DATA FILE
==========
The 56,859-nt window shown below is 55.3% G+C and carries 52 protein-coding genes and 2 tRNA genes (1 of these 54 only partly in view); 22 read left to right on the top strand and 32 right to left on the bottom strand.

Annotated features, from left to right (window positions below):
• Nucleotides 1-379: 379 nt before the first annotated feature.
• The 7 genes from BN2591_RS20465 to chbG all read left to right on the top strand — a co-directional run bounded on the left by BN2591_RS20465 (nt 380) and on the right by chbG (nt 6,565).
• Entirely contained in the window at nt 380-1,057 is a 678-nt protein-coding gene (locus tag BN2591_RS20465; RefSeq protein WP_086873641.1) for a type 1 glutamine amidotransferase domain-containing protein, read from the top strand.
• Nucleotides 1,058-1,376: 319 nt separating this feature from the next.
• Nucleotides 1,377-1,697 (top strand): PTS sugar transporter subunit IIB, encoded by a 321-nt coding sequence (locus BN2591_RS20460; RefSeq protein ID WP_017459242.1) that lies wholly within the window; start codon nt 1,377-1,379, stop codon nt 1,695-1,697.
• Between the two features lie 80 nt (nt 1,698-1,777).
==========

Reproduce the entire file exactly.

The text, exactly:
The 56,859-nt window shown below is 55.3% G+C and carries 52 protein-coding genes and 2 tRNA genes (1 of these 54 only partly in view); 22 read left to right on the top strand and 32 right to left on the bottom strand.

Annotated features, from left to right (window positions below):
• Nucleotides 1-379: 379 nt before the first annotated feature.
• The 7 genes from BN2591_RS20465 to chbG all read left to right on the top strand — a co-directional run bounded on the left by BN2591_RS20465 (nt 380) and on the right by chbG (nt 6,565).
• Entirely contained in the window at nt 380-1,057 is a 678-nt protein-coding gene (locus tag BN2591_RS20465; RefSeq protein WP_086873641.1) for a type 1 glutamine amidotransferase domain-containing protein, read from the top strand.
• Nucleotides 1,058-1,376: 319 nt separating this feature from the next.
• Nucleotides 1,377-1,697 (top strand): PTS sugar transporter subunit IIB, encoded by a 321-nt coding sequence (locus BN2591_RS20460; RefSeq protein ID WP_017459242.1) that lies wholly within the window; start codon nt 1,377-1,379, stop codon nt 1,695-1,697.
• Between the two features lie 80 nt (nt 1,698-1,777).